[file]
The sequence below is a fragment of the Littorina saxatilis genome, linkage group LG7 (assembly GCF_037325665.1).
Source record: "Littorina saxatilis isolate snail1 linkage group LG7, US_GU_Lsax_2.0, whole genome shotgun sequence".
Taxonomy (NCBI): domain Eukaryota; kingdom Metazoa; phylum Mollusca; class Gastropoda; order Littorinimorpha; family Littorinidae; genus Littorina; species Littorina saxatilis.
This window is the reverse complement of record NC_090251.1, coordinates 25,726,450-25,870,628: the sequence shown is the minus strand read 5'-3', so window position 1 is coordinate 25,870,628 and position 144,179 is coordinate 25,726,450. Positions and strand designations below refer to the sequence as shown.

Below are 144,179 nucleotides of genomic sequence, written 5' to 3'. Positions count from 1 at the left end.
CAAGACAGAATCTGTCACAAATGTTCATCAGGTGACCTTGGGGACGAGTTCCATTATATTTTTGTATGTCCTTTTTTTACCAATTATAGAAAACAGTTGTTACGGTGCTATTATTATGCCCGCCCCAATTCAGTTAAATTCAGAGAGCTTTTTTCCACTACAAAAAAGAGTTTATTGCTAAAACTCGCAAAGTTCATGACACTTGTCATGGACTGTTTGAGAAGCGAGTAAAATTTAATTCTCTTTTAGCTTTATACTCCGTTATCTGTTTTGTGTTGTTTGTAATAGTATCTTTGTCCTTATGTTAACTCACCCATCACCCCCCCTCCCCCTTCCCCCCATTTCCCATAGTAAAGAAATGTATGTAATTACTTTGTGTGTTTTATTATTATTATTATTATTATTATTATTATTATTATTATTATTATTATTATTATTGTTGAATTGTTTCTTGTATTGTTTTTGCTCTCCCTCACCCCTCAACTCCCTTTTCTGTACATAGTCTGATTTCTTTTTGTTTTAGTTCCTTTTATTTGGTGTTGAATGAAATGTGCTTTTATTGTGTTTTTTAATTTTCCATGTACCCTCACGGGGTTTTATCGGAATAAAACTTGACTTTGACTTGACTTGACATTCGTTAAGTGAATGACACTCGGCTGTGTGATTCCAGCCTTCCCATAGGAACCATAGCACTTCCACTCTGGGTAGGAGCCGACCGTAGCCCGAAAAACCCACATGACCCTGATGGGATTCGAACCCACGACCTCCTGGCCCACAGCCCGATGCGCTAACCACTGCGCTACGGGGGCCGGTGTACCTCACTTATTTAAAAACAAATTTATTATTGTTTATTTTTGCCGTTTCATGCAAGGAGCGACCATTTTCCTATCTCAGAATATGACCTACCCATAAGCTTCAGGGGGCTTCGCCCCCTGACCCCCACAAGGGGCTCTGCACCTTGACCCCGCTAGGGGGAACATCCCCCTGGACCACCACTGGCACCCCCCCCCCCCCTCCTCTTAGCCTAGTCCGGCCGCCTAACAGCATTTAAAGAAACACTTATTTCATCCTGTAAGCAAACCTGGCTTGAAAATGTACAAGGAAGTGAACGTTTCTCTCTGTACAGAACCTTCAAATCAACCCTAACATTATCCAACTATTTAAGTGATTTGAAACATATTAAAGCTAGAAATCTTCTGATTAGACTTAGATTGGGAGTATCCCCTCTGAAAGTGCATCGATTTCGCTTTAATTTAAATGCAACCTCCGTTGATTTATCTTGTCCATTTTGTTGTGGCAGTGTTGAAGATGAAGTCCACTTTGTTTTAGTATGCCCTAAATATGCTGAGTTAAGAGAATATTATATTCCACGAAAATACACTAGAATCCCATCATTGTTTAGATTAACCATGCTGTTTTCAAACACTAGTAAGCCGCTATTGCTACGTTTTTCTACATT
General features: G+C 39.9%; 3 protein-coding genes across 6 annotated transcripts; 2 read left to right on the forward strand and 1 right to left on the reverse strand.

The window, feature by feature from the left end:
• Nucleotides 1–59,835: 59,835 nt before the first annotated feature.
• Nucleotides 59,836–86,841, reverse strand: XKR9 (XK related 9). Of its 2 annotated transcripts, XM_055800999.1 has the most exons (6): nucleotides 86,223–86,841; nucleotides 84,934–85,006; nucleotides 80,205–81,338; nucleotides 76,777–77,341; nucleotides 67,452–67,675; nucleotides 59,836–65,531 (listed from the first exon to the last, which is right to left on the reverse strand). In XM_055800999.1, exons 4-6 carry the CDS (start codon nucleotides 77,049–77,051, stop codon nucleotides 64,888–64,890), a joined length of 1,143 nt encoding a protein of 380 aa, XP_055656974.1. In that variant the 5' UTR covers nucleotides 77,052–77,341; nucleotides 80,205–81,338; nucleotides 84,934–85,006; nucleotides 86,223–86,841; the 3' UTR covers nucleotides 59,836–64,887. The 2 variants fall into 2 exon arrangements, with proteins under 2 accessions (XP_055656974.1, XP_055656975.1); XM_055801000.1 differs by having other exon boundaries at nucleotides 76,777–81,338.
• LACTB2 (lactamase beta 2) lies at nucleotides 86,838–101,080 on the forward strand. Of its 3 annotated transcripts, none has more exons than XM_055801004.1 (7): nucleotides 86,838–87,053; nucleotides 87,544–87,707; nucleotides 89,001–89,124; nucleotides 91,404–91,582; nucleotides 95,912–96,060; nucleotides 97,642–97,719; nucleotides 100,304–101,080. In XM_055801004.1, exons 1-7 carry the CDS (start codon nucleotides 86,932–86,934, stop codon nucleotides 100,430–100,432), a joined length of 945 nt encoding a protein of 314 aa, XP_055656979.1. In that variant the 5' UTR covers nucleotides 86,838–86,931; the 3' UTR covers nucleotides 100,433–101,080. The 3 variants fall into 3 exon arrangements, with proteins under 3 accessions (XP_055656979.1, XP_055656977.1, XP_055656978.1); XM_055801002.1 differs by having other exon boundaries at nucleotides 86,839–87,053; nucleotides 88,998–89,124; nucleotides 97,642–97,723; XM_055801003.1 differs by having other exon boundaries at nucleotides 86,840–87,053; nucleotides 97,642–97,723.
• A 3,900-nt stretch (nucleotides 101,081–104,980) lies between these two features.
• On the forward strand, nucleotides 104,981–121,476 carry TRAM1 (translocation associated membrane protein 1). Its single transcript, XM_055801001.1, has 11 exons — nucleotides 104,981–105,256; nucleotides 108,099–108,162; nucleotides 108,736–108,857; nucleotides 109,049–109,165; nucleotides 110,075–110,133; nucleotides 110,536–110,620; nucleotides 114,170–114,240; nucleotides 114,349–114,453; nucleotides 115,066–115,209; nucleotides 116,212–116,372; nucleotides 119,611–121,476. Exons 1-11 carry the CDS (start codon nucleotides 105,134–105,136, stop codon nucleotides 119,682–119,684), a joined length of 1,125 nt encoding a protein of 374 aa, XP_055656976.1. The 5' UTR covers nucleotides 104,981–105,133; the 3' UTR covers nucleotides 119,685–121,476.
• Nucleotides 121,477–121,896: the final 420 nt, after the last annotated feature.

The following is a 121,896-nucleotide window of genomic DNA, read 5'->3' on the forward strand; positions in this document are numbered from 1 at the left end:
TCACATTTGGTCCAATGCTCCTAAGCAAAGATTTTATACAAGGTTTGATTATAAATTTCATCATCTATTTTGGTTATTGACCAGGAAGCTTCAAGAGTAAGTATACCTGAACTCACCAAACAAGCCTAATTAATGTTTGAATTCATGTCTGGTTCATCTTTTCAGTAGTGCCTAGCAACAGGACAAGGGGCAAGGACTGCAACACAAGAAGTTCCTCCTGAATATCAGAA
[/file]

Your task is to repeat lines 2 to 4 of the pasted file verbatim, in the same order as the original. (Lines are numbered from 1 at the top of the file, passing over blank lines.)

Source record: "Littorina saxatilis isolate snail1 linkage group LG7, US_GU_Lsax_2.0, whole genome shotgun sequence".
Taxonomy (NCBI): domain Eukaryota; kingdom Metazoa; phylum Mollusca; class Gastropoda; order Littorinimorpha; family Littorinidae; genus Littorina; species Littorina saxatilis.
This window is the reverse complement of record NC_090251.1, coordinates 25,726,450-25,870,628: the sequence shown is the minus strand read 5'-3', so window position 1 is coordinate 25,870,628 and position 144,179 is coordinate 25,726,450. Positions and strand designations below refer to the sequence as shown.